Municipalities form the lowest tier of government in the Netherlands, after the central government and the provinces. There are 458 of them (1 January 2006). The municipal council is the highest authority in the municipality. Its members are elected every four years. The role of the municipal council is comparable to that of the board of an organisation or institution. Its main job is to decide the municipality's broad policies and to oversee their implementation. The day-to-day administration of the municipality is in the hands of the municipal executive (college van burgemeester en wethouders, abbreviated to B en W), made up of the mayor and the aldermen. The executive implements national legislation on matters such as social assistance, unemployment benefits and environmental management. It also bears primary responsibility for the financial affairs of the municipality and for its personnel policies. Aldermen (wethouders) are appointed by the council. Councillors can be chosen to act as aldermen. In that case, they lose their seats on the council and their places are taken by other representatives of the same political parties. Non-councillors can also be appointed. Unlike councillors and aldermen, mayors are not elected (not even indirectly), but are appointed by the Crown. Mayors chair both the municipal council and the executive. They have a number of statutory powers and responsibilities of their own. They are responsible for maintaining public order and safety within the municipality and frequently manage the municipality's public relations. As Crown appointees, mayors also have some responsibility for overseeing the work of the municipality, its policies and relations with other government bodies. Although they are obliged to carry out the decisions of the municipal council and executive, they may recommend that the Minister of the Interior quash any decision that they believe to be contrary to the law or against the public interest. Mayors are invariably appointed for a period of six years and are normally re-appointed automatically for another term, provided the municipal council agrees. They can be dismissed only by the Crown and not by the municipal council.

Water boards are among the oldest government authorities in the Netherlands. They literally form the foundation of the whole Dutch system of local government; from time immemorial they have shouldered the responsibility for water management for the residents of their area. In polders this mainly involves regulating the water level. It has always been in the common interest to keep water out and polder residents have always had to work together. That is what led to the creation of water boards. The structure of the water boards varies, but they all have a general administrative body, an executive board and a chairperson. The general administrative body consists of people representing the various categories of stakeholders: landholders, leaseholders, owners of buildings, companies and, since recently, all the residents as well. Importance and financial contribution decide how many representatives each category may delegate. Certain stakeholders (e.g. environmental organisations) may be given the power to appoint members. The general administrative body elects the executive board from among its members. The government appoints the chairperson for a period of six years. The general administrative body is elected for a period of four years (as individuals, not party representatives). Unlike municipal council elections, voters do not usually have to go to a polling station but can vote by mail or even by telephone.

[edit] New Zealand

New Zealand has two tiers of authorities. The top tier comprises the regional councils. The second tier is the territorial authorities consisting of city councils, district councils and one island council. Four territorial authorities are unitary authorities, in that they also perform the functions of a regional council.

[edit] Nigeria

Nigeria has three tiers of governments. The top tier is the federal, which has the Executive, Legislative and Judiciary. The second tier contains the States of the federation. There are currently 36 states in Nigeria. The third tier is the Local Government. There are 774 local governments in Nigeria.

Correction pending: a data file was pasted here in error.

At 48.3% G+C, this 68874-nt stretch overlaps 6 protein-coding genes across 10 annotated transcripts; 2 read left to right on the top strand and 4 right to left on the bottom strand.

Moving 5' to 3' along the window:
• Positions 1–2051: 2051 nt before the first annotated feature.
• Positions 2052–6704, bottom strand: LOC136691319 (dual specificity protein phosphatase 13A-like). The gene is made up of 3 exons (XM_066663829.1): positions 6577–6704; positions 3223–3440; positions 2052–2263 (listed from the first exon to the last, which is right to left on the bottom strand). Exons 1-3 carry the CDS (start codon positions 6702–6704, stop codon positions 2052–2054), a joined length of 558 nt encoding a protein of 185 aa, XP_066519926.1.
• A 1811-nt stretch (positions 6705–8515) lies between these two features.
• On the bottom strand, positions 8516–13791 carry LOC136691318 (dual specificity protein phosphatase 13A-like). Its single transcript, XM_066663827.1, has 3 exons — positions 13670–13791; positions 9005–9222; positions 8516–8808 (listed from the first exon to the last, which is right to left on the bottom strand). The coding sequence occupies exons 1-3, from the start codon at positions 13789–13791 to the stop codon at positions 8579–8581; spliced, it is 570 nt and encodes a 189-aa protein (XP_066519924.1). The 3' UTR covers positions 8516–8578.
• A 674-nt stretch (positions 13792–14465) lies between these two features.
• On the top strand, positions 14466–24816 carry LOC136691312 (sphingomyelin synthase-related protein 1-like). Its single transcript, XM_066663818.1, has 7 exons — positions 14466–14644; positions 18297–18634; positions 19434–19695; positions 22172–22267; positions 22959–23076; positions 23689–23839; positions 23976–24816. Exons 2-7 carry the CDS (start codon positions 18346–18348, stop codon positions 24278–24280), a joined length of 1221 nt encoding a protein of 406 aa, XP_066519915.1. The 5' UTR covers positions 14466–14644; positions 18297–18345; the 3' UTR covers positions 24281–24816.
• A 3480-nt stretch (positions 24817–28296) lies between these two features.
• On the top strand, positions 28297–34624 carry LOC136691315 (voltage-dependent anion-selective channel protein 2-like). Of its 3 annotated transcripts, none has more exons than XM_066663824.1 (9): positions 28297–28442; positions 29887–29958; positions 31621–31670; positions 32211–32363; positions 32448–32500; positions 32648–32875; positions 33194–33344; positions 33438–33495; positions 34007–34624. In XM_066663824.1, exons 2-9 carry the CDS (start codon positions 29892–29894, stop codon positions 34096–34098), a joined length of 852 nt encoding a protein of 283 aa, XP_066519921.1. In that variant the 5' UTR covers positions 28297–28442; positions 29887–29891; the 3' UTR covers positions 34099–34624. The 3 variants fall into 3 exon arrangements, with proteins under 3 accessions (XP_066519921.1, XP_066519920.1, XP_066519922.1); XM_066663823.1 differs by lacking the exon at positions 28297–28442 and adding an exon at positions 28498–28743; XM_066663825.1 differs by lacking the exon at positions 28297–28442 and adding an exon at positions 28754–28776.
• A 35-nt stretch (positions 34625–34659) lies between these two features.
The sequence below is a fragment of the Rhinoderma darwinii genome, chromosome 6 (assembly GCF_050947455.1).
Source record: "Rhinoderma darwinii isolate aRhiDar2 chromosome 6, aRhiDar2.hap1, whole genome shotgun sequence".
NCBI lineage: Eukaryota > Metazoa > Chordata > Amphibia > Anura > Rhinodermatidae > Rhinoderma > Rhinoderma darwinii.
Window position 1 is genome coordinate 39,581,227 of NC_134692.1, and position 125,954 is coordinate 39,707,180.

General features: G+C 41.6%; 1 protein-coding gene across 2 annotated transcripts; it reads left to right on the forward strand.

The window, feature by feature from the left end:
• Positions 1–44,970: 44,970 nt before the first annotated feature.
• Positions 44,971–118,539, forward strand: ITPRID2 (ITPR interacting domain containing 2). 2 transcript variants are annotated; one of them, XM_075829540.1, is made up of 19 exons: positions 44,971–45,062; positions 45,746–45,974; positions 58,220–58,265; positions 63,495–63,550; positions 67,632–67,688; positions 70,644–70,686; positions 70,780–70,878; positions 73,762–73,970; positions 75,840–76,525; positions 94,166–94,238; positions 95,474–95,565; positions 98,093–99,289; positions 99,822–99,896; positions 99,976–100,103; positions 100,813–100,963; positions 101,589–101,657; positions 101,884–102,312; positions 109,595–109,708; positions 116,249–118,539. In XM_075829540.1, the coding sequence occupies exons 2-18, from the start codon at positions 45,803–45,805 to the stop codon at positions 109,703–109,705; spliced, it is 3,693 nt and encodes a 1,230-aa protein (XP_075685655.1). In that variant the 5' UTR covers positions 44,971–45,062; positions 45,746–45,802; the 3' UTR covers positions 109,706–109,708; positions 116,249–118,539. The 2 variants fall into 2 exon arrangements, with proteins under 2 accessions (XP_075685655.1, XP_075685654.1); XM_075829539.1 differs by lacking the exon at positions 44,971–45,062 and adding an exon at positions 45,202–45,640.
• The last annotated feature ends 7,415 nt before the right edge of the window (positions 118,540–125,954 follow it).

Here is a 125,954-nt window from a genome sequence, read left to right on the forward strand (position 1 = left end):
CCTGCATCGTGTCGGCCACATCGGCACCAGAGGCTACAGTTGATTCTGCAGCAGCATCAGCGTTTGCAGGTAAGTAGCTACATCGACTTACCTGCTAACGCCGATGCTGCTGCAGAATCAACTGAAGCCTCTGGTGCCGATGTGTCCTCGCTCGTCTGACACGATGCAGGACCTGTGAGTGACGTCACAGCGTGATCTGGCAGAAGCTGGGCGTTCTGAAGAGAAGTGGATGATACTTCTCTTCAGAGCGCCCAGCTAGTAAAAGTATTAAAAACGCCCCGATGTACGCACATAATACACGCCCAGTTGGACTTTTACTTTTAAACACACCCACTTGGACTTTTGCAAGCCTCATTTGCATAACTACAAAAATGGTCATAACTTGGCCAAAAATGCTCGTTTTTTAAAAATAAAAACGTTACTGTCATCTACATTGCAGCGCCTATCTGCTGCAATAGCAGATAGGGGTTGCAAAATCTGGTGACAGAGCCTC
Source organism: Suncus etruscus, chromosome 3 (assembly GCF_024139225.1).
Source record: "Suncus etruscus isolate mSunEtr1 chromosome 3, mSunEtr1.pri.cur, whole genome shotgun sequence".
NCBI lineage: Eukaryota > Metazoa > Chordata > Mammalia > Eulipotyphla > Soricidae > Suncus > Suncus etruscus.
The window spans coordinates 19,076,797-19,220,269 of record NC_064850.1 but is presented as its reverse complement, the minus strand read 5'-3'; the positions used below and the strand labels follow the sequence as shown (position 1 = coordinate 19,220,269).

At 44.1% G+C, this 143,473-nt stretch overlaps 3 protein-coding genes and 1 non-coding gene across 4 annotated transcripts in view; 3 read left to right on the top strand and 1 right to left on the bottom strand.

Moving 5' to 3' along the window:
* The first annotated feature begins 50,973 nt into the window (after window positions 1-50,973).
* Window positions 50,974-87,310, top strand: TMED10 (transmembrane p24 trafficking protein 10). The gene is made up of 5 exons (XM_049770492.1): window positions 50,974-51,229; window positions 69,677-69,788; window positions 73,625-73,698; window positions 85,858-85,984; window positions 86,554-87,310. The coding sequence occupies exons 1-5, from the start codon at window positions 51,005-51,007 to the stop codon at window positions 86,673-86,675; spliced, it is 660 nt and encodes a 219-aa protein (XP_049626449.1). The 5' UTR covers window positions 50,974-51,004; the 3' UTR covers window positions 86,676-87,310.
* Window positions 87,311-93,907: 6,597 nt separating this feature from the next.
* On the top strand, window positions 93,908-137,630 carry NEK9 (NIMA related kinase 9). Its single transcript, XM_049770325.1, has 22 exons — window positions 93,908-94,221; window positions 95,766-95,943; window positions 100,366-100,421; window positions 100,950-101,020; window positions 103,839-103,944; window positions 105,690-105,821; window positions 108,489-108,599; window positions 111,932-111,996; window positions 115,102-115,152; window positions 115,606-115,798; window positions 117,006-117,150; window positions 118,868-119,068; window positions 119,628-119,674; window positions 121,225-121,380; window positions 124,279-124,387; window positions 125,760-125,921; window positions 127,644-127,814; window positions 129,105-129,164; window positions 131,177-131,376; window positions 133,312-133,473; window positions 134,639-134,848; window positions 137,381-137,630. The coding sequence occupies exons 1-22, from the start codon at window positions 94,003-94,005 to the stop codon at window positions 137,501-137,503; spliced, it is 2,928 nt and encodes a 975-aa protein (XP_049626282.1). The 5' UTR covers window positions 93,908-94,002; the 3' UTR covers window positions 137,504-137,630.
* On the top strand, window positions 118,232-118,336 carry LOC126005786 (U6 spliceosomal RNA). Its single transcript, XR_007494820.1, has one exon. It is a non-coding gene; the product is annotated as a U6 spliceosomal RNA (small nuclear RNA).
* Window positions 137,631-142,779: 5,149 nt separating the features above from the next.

[edit] Norway

Norway's regional administration is organised in 19 counties (fylke), with 18 of them subdivided into 432 municipalities (kommune). The municipal sector is a provider of vital services to the Norwegian public, accounting for about 20% of Norwegian GNP and 24% of total employment.

[edit] Philippines

For a description of the arrangements in force, see the section on Regions and Provinces in the article on the Philippines. Institute of Development Management and Governance [1]

[edit] United Kingdom

Main article: Local government in the United Kingdom

The system of local government is different in the four nations of the United Kingdom.

[edit] England

The most complex system is in England, the result of numerous attempts at reform and reorganisation over the centuries.

Above the level considered here is the European Union, the United Kingdom and whatever government offices may exist for England as a whole. England currently has no elected officials responsible solely for the entire country.

The top level of local government within England is now the region. There are nine regions including Greater London, which in some ways is a unique case. Each region has a government office and assorted other institutions. Regions appear to have been introduced in their present form around 1994 and the policy of the current administration is to increase their power, including the introduction of elected assemblies where desired. The 'regionalisation of England' is disliked by many people and is commonly seen as an unnecessary concept - only one regional referendum has been held to date in the northeast of England, which was soundly rejected by the electorate.

The layers of government below the regions are mixed. Traditional counties still exist, although in the 1990s some of the districts within the counties became separate unitary authorities and a few counties have been disbanded completely. There are also metropolitan districts in some areas which are similar to unitary authorities. In Greater London there are London boroughs which are a similar concept.

Counties are further divided into districts (also known as boroughs in some areas).

Districts are divided into wards for electoral purposes.

Districts may also contain parishes and town council areas with a small administration of their own.

Other area classifications are also in use, such as health service and Lord-Lieutenant areas.

See also: Ceremonial counties of England, Districts of England, metropolitan and non-metropolitan counties of England, Subdivisions of England, UK topics

[edit] Wales

Wales has a uniform system of unitary authorities, referred to as counties or county boroughs. There are also communities, equivalent to parishes.

[edit] Scotland

Local government in Scotland is arranged on the lines of unitary authorities, with the nation divided into 32 council areas.

[edit] United States

Local government of the United States refers to the governments at the city, town, village, or civil township level in the United States of America. In the more general sense, local government also refers to state government, regional government, and county government.

[edit] See also

es:Gobierno municipal he:רשות מקומית ja:地方公共団体 fr:Administration territoriale vi:Chính quyền địa phương zh:地方政府